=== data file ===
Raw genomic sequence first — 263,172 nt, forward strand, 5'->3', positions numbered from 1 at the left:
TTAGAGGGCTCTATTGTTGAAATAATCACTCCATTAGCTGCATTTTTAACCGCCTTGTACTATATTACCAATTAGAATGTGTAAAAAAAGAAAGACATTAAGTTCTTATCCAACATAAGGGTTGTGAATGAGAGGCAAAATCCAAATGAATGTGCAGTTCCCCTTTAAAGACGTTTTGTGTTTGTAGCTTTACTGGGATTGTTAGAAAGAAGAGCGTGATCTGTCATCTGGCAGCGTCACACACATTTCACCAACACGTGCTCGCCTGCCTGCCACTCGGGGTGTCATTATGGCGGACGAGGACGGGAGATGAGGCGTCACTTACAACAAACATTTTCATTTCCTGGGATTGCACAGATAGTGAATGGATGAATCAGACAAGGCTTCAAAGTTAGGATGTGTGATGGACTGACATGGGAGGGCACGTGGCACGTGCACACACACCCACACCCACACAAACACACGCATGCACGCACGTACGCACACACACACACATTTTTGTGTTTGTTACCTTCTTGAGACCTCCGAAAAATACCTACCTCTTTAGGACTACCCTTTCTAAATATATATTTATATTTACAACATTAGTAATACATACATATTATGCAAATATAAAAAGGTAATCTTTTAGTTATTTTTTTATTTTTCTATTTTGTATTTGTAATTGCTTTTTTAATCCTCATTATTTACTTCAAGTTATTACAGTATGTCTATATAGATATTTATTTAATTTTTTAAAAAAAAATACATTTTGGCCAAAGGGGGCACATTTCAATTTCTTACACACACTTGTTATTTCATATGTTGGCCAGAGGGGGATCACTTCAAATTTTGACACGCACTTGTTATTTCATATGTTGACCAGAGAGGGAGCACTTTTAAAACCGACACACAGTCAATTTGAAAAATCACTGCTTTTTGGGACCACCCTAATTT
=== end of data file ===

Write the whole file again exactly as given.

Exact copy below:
Raw genomic sequence first — 263,172 nt, forward strand, 5'->3', positions numbered from 1 at the left:
TTAGAGGGCTCTATTGTTGAAATAATCACTCCATTAGCTGCATTTTTAACCGCCTTGTACTATATTACCAATTAGAATGTGTAAAAAAAGAAAGACATTAAGTTCTTATCCAACATAAGGGTTGTGAATGAGAGGCAAAATCCAAATGAATGTGCAGTTCCCCTTTAAAGACGTTTTGTGTTTGTAGCTTTACTGGGATTGTTAGAAAGAAGAGCGTGATCTGTCATCTGGCAGCGTCACACACATTTCACCAACACGTGCTCGCCTGCCTGCCACTCGGGGTGTCATTATGGCGGACGAGGACGGGAGATGAGGCGTCACTTACAACAAACATTTTCATTTCCTGGGATTGCACAGATAGTGAATGGATGAATCAGACAAGGCTTCAAAGTTAGGATGTGTGATGGACTGACATGGGAGGGCACGTGGCACGTGCACACACACCCACACCCACACAAACACACGCATGCACGCACGTACGCACACACACACACATTTTTGTGTTTGTTACCTTCTTGAGACCTCCGAAAAATACCTACCTCTTTAGGACTACCCTTTCTAAATATATATTTATATTTACAACATTAGTAATACATACATATTATGCAAATATAAAAAGGTAATCTTTTAGTTATTTTTTTATTTTTCTATTTTGTATTTGTAATTGCTTTTTTAATCCTCATTATTTACTTCAAGTTATTACAGTATGTCTATATAGATATTTATTTAATTTTTTAAAAAAAAATACATTTTGGCCAAAGGGGGCACATTTCAATTTCTTACACACACTTGTTATTTCATATGTTGGCCAGAGGGGGATCACTTCAAATTTTGACACGCACTTGTTATTTCATATGTTGACCAGAGAGGGAGCACTTTTAAAACCGACACACAGTCAATTTGAAAAATCACTGCTTTTTGGGACCACCCTAATTT